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Title: Development and evaluation of immobilised anti-inflammatory peptide surfaces
Author: Taylor, Paul J.
ISNI:       0000 0004 7225 6734
Awarding Body: University of Sheffield
Current Institution: University of Sheffield
Date of Award: 2018
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As modern technology and medicine develops, implantable medical devices are increasingly utilised for improving the quality of life. The immune system responds to these implantable materials initiating an inflammatory response. In some cases, chronic inflammation will ultimately result in device failure due to the immune system affecting the material integrity of the implant device. Generally, non-steroidal anti-inflammatory drugs (NSAIDs) and steroids are used to limit this effect but they are not specific in treating this type of inflammation. α-Melanocyte Stimulating Hormone (α-MSH) is a natural and potent anti-inflammatory peptide hormone with a short peptide sequence that can be synthesised and used for therapeutic applications. The peptide is effective in attenuating inflammation and nanomolar concentrations of peptide is adequate to diminish inflammation. In previous work, a truncated version of α-MSH has been immobilised onto glass coverslips using resorcinarenes as surface attachment molecules. These surface coatings were demonstrated to reduce inflammation in a variety of cells when stimulated in inflammatory conditions, with the therapeutic activity equivalent to a 1 nM solution of α-MSH. Resorcinarenes attach onto surfaces to form self-assembled monolayers (SAMs). However, the surface attachment of resorcinarene is reversible ultimately leading to the desorption of bioactive surface molecules from the surface. Additionally, resorcinarene chemical functionalisation strategies for conjugation with bioactive molecules is limited due to the stability of the molecule. To understand in more detail the activity of immobilised α-MSH, a second-generation surface attachment coating that can be patterned was designed. The aim of this work is to use these surfaces to pattern α-MSH across the surface to observe, compare, and evaluate its anti-inflammatory effects. Aryl azide conjugated organosilanes were chosen as they covalently bind to the surface forming chemically robust surface systems. These aryl azide functionalised SAMs can be patterned using UV light, and amines and peptides were successfully immobilised and patterned using photolithographic techniques. This work has demonstrated that surface patterning did not enhance nor diminish the anti-inflammatory properties of the surface coating when compared to a surface fully functionalised with α-MSH. However, when α-MSH on the surfaces was fluorescently labelled, it was shown that peptide is released from the surface in the presence of cells under the inflammatory conditions. In the absence of the inflammatory conditions, the peptides remained attached to the surfaces. It is suggested that the inflammatory conditions induce the cells to release peptide from the surface, possibly through peptidase enzymes. It is likely that a carbamate linkage in the hexaethylene glycol tether, serving as a molecular spacer, that is the cleavage site. The labelling studies also identified that the lysine residue is essential for anti-inflammatory activity, as the labelled peptides did not show any anti-inflammatory activity. The findings of the work have identified the mechanism behind the anti-inflammatory properties of these surface coatings. The surface coating acts as an anti-inflammatory prodrug that in inflammatory conditions where the change in chemistry, from the presence of released protease enzymes from inflamed cells, are capable of releasing the peptide from the coating. The work highlights an important finding for future clinical studies based on these coatings offering a therapeutic prodrug surface coating to attenuate inflammation. This coating system can also be adapted to address other diseases that require a prodrug release strategy. Due to the versatility of the surface coating system, alternative bioactive substrates was also explored. Carbon monoxide releasing molecules (CORMs) are inorganic molecules that act as a synthetic source for CO. Literature has shown that therapeutic amounts of CO can also attenuate inflammation through the MAPK pathway that also has parallel therapeutic properties akin to α-MSH. The overall goal is to take advantage of the surface coating system to pattern both α-MSH and CORMs onto a surface to act a dual functional bioactive coating. A preliminary investigation into immobilising CORMs onto surfaces revealed that insufficient CO was released to have a therapeutic effect. However, if the mass of CORM at the surface can be amplified, this may provide a strategy to create anti-inflammatory surfaces that contain two complementary activities.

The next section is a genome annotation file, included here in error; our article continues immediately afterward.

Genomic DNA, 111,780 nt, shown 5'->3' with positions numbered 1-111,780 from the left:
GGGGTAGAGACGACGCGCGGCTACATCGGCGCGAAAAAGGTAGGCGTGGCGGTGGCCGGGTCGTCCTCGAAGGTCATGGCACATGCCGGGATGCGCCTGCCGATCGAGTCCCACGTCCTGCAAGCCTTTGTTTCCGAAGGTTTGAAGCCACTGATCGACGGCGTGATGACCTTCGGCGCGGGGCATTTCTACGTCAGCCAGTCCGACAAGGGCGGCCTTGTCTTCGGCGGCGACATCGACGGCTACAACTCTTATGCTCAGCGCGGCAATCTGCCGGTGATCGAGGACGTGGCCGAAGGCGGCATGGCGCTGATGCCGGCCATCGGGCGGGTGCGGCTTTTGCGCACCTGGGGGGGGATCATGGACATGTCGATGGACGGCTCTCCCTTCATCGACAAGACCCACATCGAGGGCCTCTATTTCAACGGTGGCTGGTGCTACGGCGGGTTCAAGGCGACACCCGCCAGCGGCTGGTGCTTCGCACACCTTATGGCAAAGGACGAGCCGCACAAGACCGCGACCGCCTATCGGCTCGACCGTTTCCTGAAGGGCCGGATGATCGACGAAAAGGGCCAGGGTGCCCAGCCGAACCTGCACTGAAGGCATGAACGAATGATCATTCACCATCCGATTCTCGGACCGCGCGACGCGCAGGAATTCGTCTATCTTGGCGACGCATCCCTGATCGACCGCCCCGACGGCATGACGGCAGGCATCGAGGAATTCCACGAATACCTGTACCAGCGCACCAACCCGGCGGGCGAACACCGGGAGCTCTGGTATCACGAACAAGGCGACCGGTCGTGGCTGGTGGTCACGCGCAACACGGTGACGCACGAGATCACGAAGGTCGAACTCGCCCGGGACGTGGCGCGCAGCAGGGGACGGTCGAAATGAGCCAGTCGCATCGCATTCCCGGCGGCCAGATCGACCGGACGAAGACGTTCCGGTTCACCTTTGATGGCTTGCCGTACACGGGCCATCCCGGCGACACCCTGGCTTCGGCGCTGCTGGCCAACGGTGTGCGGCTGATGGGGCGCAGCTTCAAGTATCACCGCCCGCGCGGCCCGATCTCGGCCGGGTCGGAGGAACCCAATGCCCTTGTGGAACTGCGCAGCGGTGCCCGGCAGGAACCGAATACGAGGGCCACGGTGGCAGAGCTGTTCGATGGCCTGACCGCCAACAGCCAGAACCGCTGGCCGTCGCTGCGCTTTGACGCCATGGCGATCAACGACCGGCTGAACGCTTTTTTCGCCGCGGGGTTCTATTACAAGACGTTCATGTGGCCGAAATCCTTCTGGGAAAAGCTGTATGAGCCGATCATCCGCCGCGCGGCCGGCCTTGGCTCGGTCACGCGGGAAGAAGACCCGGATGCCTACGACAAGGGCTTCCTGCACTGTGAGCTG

Supervisor: Williams, Nick ; Haycock, John Sponsor: Not available
Qualification Name: Thesis (Ph.D.) Qualification Level: Doctoral
EThOS ID:  DOI: Not available